When the ESV (English Standard Version) Translation Oversight Committee met in the summer of 2010 (at Tyndale House in Cambridge, England), the BBC stopped by to film a segment on the discussion of how best to translate the Hebrew word ‘ebed and the Greek word doulos. It was a fascinating discussion of lexicography, biblical theology, ancient culture, and modern culture. The four-minute clip condenses hours of discussion based on hundreds of hours of research:

Speaking in the video are C. John Collins (Covenant Theological Seminary), Peter Williams (Tyndale House, Cambridge), Gordon Wenham (Trinity College, Bristol), Paul House (Beeson Divinity School), Wayne Grudem (Phoenix Seminary), and Lane Dennis (Crossway Books & Bibles).

The resolution to this discussion is reflected in the latest preface to the ESV:

A particular difficulty is presented when words in biblical Hebrew and Greek refer to ancient practices and institutions that do not correspond directly to those in the modern world. Such is the case in the translation of ‘ebed (Hebrew) and doulos (Greek), terms which are often rendered “slave.” These terms, however, actually cover a range of relationships that require a range of renderings—either “slave,” “bondservant,” or “servant”—depending on the context. Further, the word “slave” currently carries associations with the often brutal and dehumanizing institution of slavery in nineteenth-century America. For this reason, the ESV translation of the words ‘ebed and doulos has been undertaken with particular attention to their meaning in each specific context. Thus in Old Testament times, one might enter slavery either voluntarily (e.g., to escape poverty or to pay off a debt) or involuntarily (e.g., by birth, by being captured in battle, or by judicial sentence). Protection for all in servitude in ancient Israel was provided by the Mosaic Law. In New Testament times, a doulos is often best described as a “bondservant”—that is, as someone bound to serve his master for a specific (usually lengthy) period of time, but also as someone who might nevertheless own property, achieve social advancement, and even be released or purchase his freedom. The ESV usage thus seeks to express the nuance of meaning in each context. Where absolute ownership by a master is in view (as in Romans 6), “slave” is used; where a more limited form of servitude is in view, “bondservant” is used (as in 1 Corinthians 7:21-24); where the context indicates a wide range of freedom (as in John 4:51), “servant” is preferred. Footnotes are generally provided to identify the Hebrew or Greek and the range of meaning that these terms may carry in each case.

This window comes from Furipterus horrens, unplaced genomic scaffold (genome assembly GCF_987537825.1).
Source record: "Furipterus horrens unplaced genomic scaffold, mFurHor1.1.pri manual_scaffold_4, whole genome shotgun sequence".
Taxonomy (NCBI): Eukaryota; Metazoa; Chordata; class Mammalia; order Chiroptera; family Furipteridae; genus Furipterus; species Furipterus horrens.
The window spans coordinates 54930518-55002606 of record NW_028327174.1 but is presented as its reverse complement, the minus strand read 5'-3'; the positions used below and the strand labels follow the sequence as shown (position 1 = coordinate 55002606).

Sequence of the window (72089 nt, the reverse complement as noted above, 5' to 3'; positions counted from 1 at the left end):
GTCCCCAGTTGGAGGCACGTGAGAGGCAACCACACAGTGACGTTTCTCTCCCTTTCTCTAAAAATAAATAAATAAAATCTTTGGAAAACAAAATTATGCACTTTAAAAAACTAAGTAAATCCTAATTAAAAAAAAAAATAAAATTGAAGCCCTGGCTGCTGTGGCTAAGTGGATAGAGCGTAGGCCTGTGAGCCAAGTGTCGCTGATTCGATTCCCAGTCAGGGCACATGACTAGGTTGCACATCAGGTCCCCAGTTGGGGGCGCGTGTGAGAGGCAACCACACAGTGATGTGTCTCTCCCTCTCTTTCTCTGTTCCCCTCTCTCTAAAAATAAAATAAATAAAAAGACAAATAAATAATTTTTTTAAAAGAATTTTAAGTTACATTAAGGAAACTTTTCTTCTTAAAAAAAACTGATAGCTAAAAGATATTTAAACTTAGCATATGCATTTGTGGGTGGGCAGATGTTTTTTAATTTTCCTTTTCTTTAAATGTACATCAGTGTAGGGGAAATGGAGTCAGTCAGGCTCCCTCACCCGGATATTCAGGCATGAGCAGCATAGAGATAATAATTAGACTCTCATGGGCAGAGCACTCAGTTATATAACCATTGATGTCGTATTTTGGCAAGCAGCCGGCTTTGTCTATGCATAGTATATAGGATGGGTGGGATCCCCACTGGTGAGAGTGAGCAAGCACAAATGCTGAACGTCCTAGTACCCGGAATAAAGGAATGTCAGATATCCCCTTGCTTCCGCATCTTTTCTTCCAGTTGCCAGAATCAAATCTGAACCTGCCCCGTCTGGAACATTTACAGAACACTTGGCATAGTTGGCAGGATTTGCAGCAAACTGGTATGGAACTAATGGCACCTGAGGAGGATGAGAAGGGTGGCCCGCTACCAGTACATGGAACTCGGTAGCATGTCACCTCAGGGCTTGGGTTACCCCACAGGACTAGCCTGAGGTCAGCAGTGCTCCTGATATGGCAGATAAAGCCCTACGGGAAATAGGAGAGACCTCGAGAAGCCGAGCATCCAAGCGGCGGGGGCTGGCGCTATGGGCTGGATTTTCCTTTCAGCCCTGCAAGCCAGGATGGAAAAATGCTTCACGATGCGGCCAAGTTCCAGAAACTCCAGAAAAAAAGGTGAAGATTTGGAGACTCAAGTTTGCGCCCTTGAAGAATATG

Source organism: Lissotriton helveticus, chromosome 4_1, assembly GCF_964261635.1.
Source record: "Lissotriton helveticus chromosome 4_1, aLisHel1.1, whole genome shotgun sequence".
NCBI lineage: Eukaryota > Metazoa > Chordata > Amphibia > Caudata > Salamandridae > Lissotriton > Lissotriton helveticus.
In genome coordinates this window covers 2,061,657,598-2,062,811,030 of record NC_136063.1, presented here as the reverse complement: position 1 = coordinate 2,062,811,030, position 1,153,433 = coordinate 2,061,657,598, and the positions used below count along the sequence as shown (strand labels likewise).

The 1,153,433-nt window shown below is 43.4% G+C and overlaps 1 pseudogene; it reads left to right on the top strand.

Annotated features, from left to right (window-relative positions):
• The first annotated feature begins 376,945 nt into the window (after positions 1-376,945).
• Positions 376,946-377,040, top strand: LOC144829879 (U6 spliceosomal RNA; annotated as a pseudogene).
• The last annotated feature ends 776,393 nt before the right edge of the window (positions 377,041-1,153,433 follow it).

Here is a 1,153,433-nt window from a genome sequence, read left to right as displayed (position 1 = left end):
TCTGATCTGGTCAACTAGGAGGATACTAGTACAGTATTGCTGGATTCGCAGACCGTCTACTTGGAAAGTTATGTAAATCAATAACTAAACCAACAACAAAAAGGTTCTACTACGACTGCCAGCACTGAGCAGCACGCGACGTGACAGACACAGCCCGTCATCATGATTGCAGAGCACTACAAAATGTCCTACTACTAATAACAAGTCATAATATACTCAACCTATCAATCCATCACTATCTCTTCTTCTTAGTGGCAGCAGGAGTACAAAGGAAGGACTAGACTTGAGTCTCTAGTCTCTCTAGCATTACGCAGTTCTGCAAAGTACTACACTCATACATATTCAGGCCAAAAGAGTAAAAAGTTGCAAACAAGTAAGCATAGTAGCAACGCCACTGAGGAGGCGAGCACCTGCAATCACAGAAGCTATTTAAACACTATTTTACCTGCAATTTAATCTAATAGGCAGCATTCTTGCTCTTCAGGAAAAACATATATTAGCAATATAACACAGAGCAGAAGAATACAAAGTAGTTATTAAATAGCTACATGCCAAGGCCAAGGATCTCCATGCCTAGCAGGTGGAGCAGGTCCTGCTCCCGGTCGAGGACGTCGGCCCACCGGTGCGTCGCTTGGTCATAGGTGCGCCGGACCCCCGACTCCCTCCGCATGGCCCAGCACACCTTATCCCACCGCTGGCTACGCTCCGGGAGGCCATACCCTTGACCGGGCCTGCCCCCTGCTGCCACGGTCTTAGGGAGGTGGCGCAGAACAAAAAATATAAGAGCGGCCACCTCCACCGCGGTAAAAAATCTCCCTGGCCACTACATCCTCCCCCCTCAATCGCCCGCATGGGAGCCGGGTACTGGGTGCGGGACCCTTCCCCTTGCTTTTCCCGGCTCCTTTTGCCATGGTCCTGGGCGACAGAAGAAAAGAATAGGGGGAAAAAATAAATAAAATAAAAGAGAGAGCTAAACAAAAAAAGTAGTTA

You can read more about the ESV 2011 text update in this note from Crossway President Dr. Lane T. Dennis:

Thank you for your love for God’s Word and for your interest specifically in the ESV Bible.

As the publisher of the ESV, I want to let you know that a small number of word changes are being incorporated into the ESV Bible text, as we reprint and publish new editions of the ESV in 2011.

The extent of the word changes is comparatively small, involving about 275 verses and less than 500 words out of more than 750,000 words in the Bible text. To put this into perspective, the changes to the ESV are about one one-hundreth of the changes made recently in other leading Bible translations.

A few examples are changes from “yourself” to “you”; from “servant” to “worker”; from “has not” to “does not have”; from “young man” to “boy”; from “capital” to “citadel”; from “bondage” to “slavery”; from “nor” to “or”; from “trustworthy” to “faithful”; from “competent” to “sufficient”; from “everyone” to “each one.” A complete list of changes, shown in the context of each verse, is provided here. You can also download a copy of the ESV preface, for further explanation of the ESV translation philosophy, principles, and legacy.

This list of 2011 changes was reviewed and discussed over the last five years by the thirteen-member ESV Translation Oversight Committee (TOC). The TOC then met in the Summer of 2010, and finalized the list in the Spring of 2011. The changes were then approved by the Crossway Board of Directors in April 2011. Editions of the ESV with the 2011 text changes include the following notice on the copyright page: “ESV Text Edition: 2011.”

Most changes to the ESV text were made to correct grammar, improve consistency, or increase precision in meaning. In making these changes, the Committee was deeply conscious of the enormous responsibility entrusted to it—to translate the very words of God, with the greatest possible accuracy and precision, depth of meaning, and literary excellence.

I would be grateful for your prayers and support for the ministry that the Lord has entrusted to all of us at Crossway—that we may faithfully serve our Lord and his church, and that he alone may be glorified in all we do.

On behalf of the ESV Bible Translation Oversight Committee and the
Crossway Board of Directors,

Lane T. Dennis, PhD

Crossway President and
ESV Translation Oversight Committee Chair